Posted 2 years ago | by Ben Armstrong
Federal Reserve Lashes Out at Stablecoins in Recent Report
In a report released by the Federal Reserve, the US Central Bank, stablecoins were cited as a risk to the stability of the global financial system. In the FED's 'Financial Stability Report' the stablecoin market, and how they are structured, were talked about in less-than-favorable terms.
According to the report:
“In an extreme scenario, holders may be unable to (liquidate), with potentially severe consequences for domestic or international economic activity, asset prices, or financial stability...Stablecoin initiatives that are built on existing large and cross-border customer networks, such as Facebook’s Libra, have the potential to rapidly achieve widespread adoption...”
The underlying idea isn't difficult to understand. The FED is worried about the level of crypto adoption, and it realizes that it, as well as the other global regulators, are unable to regulate the markets.
The Dying Fiat
One of the only tools that the established banking system had to use as a form of regulation in the crypto markets was access to the money-center fiat banks. As the wild crypto bull of 2017 was in full swing, major banks began to limit the use of their products, like credit cards, to buy tokens.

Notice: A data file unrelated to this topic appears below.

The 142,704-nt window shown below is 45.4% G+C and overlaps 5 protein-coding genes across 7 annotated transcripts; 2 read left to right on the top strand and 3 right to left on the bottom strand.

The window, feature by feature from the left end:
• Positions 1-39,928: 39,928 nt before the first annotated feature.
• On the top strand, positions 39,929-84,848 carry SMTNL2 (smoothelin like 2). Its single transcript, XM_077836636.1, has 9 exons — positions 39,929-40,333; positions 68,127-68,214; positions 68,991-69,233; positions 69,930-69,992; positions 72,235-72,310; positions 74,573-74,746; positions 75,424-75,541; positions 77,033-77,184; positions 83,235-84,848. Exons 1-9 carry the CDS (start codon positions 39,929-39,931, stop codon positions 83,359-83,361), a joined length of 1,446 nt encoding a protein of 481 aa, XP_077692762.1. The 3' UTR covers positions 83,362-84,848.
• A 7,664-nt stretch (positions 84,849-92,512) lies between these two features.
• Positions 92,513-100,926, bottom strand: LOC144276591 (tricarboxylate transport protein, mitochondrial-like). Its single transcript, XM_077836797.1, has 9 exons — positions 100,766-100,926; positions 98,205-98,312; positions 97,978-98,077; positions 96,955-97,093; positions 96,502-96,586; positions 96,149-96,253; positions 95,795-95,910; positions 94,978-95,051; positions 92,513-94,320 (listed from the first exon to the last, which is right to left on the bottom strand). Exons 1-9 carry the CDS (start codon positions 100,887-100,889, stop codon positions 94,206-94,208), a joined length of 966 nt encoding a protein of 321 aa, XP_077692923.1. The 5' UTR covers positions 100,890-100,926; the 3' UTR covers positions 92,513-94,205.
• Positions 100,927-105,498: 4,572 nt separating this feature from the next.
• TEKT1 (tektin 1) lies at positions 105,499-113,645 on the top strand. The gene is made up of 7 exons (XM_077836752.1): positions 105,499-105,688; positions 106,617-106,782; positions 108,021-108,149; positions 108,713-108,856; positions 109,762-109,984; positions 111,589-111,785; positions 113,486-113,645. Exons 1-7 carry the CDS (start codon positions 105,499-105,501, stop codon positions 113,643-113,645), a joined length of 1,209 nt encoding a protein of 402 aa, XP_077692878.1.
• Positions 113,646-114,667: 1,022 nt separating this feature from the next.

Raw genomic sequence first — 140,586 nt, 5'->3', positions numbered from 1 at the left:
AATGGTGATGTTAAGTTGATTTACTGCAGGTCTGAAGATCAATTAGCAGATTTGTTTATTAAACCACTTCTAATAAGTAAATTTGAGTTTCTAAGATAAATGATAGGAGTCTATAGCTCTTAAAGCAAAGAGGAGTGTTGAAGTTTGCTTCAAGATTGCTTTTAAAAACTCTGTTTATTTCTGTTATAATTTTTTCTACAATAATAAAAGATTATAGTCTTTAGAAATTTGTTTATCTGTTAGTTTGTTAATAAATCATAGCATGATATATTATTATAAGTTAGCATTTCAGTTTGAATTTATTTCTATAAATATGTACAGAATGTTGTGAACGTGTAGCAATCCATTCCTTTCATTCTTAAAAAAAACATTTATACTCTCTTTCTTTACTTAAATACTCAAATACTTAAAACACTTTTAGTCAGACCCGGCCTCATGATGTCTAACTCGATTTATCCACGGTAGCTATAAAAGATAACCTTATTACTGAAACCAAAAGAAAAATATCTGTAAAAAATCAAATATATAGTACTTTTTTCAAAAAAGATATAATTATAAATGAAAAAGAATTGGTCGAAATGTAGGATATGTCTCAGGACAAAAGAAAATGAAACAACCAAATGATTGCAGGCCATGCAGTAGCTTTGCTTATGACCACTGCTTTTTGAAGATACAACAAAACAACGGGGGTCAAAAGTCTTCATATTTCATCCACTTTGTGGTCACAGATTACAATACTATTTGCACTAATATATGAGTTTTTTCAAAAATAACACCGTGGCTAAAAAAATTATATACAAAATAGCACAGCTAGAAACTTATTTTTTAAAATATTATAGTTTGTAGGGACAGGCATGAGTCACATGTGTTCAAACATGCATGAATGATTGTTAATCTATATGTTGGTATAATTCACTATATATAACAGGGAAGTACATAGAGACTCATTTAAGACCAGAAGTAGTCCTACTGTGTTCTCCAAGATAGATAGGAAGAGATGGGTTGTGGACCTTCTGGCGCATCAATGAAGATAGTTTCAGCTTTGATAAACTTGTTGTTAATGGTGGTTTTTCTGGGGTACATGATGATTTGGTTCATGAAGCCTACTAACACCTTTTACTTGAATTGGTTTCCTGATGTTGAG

The problem with a stablecoin is that unlike regular tokens, they don't move around in value, and are much more palatable from the perspective of a consumer that just wants to use their tokens like digital cash.
The FED knows that most people don't understand how the fist currency system works, they just want to buy a new sweater for their cat from Amazon.
Puss is COLD!
Of course, the FED, as a member of the global money cartel, wants to be able to regulate the issuance of stablecoins, and maintain its grip on the issuance of currency.
From the report released last Friday:
“As the Group of Seven has noted, ‘no global stablecoin project should begin operation until the legal, regulatory and oversight challenges and risks outlined [in this report] are adequately addressed, through appropriate designs and by adhering to regulation that is clear and proportionate to the risks.’”
Nowhere to Run
The real problem facing the global banking syndicate isn't one that can be easily resolved. In truth, the monetary that was born out of the Second World War can't go any further, and the end-game isn't one that puts the power centers in a leading role.
As it stands today. There is more than $250 trillion USD worth of debt globally, which is more or less three times the value of global GDP. If the FED is worried about the state of the stablecoin market, the sheer amount of (growing) global debt may be keeping them all up for weeks at a time.
Fiat currency has value for the simple reason that the masses believe that they will be able to trade it for something they need, when the time comes. With every dollar of GDP already spent three times over, one wonders if the fiat currency game has already ended, and the next world currency is in the process of being elected.